There's surrounding Hispano Suiza's rebirth, as two companies currently claim to own the rights to the historic Spanish car/French aviation brand. One is Hispano Suiza Automobilmanufaktur AG, which is owned by Austrian car designer Erwin Leo Himmel. It debuted at the 2010 Geneva Motor Show with his Audi R8-based Hispano Grand Turismo Concept.
Eight years later, his team is working on a production model priced at $2.5 million. The Maguari HS1 GTC's powertrain is still based on the 5.2 Lamborghini V10, but the Austrians made it triple-charged with a pair of turbos, accompanied by electric compressors and a supercharger. They claim over 1000 horsepower, and deliveries will start late this year.
In the other corner, you find the Spanish Suqué Mateu family, represented by Miguel Suqué Mateu, the great-grandson of Damián Mateu, who co-founded the Spanish Hispano Suiza with Swiss engineer Marc Birkigt in 1904. This startup began last summer, yet its first product, the Carmen EV, is ready for your deposits. After all, we live in a time when, at a minimum price of $3 million each, Koenigsegg's run of 125 cars sells out in less then two weeks.
With its lines inspired by 1938's H6C Dubonnet Xenia, Hispano's 15.4-foot carbon fiber two-seater was named after Miguel Suqué Mateu's mother. The Carmen was engineered entirely by Barcelona-based QEV Technologies, who also run Mahinda's rather successful Formula E team. Meanwhile, Mahindra's own electric supercar, the Pininfarina Battista uses Rimac's technology.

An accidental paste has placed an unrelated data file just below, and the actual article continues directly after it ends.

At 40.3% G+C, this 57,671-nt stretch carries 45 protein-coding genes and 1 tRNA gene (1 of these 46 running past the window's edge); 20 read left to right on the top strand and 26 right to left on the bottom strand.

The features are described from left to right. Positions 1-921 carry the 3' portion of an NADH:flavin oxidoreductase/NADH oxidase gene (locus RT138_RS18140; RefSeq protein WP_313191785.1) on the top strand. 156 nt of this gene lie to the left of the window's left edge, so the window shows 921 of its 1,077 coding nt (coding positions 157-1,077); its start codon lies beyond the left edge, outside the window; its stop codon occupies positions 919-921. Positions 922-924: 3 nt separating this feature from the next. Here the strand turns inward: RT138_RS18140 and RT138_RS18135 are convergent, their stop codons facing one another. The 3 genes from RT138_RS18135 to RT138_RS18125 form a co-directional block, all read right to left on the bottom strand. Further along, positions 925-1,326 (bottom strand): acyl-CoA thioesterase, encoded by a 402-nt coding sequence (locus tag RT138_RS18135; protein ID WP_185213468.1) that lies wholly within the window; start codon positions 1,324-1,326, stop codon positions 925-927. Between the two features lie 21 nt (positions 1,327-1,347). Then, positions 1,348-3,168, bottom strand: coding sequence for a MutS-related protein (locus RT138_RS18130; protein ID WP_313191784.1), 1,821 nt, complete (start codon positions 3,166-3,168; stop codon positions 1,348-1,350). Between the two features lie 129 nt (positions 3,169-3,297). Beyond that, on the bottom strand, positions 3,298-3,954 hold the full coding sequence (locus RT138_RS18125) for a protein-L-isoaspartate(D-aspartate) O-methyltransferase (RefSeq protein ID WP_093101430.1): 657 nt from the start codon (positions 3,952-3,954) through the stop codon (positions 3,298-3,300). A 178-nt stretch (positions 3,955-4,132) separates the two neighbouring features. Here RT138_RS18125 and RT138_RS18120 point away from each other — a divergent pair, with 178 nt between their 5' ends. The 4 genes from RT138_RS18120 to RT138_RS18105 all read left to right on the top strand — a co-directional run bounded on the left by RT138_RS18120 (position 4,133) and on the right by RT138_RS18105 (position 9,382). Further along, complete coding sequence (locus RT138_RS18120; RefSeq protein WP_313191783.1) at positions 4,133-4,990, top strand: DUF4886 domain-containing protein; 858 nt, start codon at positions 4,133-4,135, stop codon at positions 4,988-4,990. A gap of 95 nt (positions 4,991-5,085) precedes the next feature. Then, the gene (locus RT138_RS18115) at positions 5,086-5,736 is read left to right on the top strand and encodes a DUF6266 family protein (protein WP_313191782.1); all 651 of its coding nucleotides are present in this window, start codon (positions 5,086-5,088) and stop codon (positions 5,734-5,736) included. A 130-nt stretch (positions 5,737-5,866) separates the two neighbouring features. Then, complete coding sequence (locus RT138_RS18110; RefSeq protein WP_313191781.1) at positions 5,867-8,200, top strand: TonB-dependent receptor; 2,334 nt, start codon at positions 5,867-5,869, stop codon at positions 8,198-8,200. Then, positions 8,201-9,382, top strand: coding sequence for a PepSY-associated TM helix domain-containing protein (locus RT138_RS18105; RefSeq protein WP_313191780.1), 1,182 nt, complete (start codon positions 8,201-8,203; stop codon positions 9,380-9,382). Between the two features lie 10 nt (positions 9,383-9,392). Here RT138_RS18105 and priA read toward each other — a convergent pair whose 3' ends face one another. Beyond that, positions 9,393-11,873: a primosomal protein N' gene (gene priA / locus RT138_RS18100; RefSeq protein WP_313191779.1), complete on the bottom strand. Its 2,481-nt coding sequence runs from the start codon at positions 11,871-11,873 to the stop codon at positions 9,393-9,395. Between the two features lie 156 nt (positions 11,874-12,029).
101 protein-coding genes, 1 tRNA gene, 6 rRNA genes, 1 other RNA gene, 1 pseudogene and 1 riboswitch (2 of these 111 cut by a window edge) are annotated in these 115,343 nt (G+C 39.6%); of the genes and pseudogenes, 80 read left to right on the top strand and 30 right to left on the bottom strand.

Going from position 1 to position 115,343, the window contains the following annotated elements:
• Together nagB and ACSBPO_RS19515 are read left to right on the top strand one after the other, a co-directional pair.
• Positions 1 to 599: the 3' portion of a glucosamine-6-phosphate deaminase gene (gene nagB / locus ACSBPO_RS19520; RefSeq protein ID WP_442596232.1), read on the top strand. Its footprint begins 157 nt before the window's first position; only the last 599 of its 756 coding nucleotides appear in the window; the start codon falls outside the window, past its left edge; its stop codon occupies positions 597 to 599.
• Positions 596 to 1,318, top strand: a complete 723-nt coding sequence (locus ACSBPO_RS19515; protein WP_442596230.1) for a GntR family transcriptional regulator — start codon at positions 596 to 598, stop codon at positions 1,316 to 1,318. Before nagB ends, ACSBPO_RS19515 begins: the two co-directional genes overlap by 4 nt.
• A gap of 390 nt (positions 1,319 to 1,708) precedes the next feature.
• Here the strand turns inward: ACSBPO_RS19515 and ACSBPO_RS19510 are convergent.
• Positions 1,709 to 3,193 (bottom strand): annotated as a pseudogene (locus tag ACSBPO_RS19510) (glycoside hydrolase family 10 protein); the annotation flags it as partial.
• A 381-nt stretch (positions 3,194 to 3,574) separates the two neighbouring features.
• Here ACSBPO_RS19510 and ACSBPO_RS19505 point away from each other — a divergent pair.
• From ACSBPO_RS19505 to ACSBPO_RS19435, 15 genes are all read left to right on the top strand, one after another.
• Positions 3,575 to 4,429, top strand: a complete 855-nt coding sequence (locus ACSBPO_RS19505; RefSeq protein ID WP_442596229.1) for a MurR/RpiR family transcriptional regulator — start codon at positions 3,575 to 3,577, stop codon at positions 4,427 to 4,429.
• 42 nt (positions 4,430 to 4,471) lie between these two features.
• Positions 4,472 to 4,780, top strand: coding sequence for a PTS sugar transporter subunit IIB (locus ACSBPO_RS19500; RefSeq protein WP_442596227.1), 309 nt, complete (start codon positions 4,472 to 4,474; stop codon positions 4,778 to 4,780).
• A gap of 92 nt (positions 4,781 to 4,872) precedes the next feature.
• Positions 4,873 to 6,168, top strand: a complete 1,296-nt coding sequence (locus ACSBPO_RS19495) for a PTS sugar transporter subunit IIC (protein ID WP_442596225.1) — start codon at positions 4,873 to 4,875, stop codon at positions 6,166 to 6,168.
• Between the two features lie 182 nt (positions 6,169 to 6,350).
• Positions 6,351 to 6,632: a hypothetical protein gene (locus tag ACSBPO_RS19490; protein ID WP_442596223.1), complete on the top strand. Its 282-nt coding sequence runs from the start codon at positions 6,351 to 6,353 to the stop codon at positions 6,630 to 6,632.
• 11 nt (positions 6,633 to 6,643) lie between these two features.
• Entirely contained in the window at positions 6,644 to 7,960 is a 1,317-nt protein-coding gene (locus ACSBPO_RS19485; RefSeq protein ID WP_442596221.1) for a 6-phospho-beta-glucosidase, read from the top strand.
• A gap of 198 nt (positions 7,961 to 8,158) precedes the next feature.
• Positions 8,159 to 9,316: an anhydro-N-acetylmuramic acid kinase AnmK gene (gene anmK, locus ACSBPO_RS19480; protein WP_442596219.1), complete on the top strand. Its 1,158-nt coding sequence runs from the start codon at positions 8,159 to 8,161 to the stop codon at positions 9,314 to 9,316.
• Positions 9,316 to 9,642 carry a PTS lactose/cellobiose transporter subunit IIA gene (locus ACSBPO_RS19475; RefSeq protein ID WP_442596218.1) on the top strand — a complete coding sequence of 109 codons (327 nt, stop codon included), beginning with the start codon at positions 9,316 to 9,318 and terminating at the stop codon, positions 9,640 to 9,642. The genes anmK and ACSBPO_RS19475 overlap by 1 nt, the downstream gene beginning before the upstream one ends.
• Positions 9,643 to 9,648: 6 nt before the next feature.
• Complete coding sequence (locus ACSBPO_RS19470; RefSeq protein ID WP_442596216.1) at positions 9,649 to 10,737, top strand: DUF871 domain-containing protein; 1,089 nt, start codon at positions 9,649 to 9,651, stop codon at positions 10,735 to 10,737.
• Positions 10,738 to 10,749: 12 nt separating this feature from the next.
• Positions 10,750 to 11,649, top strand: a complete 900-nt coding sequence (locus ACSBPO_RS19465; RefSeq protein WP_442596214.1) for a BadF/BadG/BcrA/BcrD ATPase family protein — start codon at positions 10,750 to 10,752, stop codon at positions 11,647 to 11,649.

The Spanish Hispano Suiza weighs 3726 lbs., due mostly to its T-shaped, 80 kWh lithium ion polymer battery pack, and the trio of radiators keeping it under control. Kept cool, those 700 liquid-cooled cells should give you 249 miles, with fast DC charging at up to 750V. However, a new 105kWh pack could come as early as next year.
There are 503-horsepower permanent-magnet synchronous motors on each rear wheel, for a combined output of 1005HP. Hispano Suiza claims 0-62mph in less than three seconds, with the top speed limited to 155mph.
As you would expect from a luxury car built around a carbon fiber tub, the suspension uses double wishbones front and rear, with adaptive dampers and active anti-roll bars. The brakes are massive carbon-ceramics with six-piston calipers by AP Racing, and there's regeneration. With a drag coefficient of 0.33Cd, the Carmen is also pretty sleek for its size.
Efficiency will no doubt matter to those 19 people who will get to buy one, starting at $1.7 million. Mind you, that figure makes the Spanish electric Hispano Suiza somewhat cheaper than the Austrian fire-breathing one mentioned above. What a world!